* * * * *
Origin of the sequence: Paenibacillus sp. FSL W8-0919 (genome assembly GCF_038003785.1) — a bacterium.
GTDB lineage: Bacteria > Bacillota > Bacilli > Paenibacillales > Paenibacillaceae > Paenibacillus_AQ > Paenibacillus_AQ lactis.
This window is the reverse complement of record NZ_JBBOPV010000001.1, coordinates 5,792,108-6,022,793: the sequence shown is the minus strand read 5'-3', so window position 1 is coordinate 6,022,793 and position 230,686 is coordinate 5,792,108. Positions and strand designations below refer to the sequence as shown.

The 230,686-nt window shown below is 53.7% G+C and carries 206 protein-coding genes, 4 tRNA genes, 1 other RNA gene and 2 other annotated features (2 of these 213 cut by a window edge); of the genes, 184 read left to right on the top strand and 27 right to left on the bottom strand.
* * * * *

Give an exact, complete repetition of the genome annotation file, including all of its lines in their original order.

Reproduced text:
Origin of the sequence: Paenibacillus sp. FSL W8-0919 (genome assembly GCF_038003785.1) — a bacterium.
GTDB lineage: Bacteria > Bacillota > Bacilli > Paenibacillales > Paenibacillaceae > Paenibacillus_AQ > Paenibacillus_AQ lactis.
This window is the reverse complement of record NZ_JBBOPV010000001.1, coordinates 5,792,108-6,022,793: the sequence shown is the minus strand read 5'-3', so window position 1 is coordinate 6,022,793 and position 230,686 is coordinate 5,792,108. Positions and strand designations below refer to the sequence as shown.

The 230,686-nt window shown below is 53.7% G+C and carries 206 protein-coding genes, 4 tRNA genes, 1 other RNA gene and 2 other annotated features (2 of these 213 cut by a window edge); of the genes, 184 read left to right on the top strand and 27 right to left on the bottom strand.